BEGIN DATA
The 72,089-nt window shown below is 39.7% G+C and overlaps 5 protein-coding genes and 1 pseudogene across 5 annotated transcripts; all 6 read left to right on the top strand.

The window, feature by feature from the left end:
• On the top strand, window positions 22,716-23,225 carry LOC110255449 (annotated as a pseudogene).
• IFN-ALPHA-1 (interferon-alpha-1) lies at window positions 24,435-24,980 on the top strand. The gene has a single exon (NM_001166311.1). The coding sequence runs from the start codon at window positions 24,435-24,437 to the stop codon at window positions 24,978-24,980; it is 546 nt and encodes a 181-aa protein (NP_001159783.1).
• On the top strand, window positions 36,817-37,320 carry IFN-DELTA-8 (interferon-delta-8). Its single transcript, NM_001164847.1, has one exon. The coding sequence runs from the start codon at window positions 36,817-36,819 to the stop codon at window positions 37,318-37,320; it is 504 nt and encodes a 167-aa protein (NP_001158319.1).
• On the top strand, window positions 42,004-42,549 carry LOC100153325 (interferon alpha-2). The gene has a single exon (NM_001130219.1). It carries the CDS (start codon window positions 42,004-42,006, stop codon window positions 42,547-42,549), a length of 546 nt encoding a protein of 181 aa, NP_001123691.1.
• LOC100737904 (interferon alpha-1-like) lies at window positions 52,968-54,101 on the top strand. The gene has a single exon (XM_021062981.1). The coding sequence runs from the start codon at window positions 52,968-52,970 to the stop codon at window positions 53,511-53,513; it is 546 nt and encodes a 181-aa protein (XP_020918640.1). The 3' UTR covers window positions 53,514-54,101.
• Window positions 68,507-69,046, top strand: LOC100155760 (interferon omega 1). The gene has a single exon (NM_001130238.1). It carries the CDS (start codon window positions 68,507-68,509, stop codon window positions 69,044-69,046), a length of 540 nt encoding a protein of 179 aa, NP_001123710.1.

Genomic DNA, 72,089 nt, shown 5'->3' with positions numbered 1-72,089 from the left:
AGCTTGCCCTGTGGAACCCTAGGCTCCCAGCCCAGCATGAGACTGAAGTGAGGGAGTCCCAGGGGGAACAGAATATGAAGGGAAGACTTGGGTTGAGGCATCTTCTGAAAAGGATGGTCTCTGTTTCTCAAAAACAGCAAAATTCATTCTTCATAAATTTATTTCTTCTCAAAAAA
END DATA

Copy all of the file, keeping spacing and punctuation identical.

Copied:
The 72,089-nt window shown below is 39.7% G+C and overlaps 5 protein-coding genes and 1 pseudogene across 5 annotated transcripts; all 6 read left to right on the top strand.

The window, feature by feature from the left end:
• On the top strand, window positions 22,716-23,225 carry LOC110255449 (annotated as a pseudogene).
• IFN-ALPHA-1 (interferon-alpha-1) lies at window positions 24,435-24,980 on the top strand. The gene has a single exon (NM_001166311.1). The coding sequence runs from the start codon at window positions 24,435-24,437 to the stop codon at window positions 24,978-24,980; it is 546 nt and encodes a 181-aa protein (NP_001159783.1).
• On the top strand, window positions 36,817-37,320 carry IFN-DELTA-8 (interferon-delta-8). Its single transcript, NM_001164847.1, has one exon. The coding sequence runs from the start codon at window positions 36,817-36,819 to the stop codon at window positions 37,318-37,320; it is 504 nt and encodes a 167-aa protein (NP_001158319.1).
• On the top strand, window positions 42,004-42,549 carry LOC100153325 (interferon alpha-2). The gene has a single exon (NM_001130219.1). It carries the CDS (start codon window positions 42,004-42,006, stop codon window positions 42,547-42,549), a length of 546 nt encoding a protein of 181 aa, NP_001123691.1.
• LOC100737904 (interferon alpha-1-like) lies at window positions 52,968-54,101 on the top strand. The gene has a single exon (XM_021062981.1). The coding sequence runs from the start codon at window positions 52,968-52,970 to the stop codon at window positions 53,511-53,513; it is 546 nt and encodes a 181-aa protein (XP_020918640.1). The 3' UTR covers window positions 53,514-54,101.
• Window positions 68,507-69,046, top strand: LOC100155760 (interferon omega 1). The gene has a single exon (NM_001130238.1). It carries the CDS (start codon window positions 68,507-68,509, stop codon window positions 69,044-69,046), a length of 540 nt encoding a protein of 179 aa, NP_001123710.1.

Genomic DNA, 72,089 nt, shown 5'->3' with positions numbered 1-72,089 from the left:
AGCTTGCCCTGTGGAACCCTAGGCTCCCAGCCCAGCATGAGACTGAAGTGAGGGAGTCCCAGGGGGAACAGAATATGAAGGGAAGACTTGGGTTGAGGCATCTTCTGAAAAGGATGGTCTCTGTTTCTCAAAAACAGCAAAATTCATTCTTCATAAATTTATTTCTTCTCAAAAAA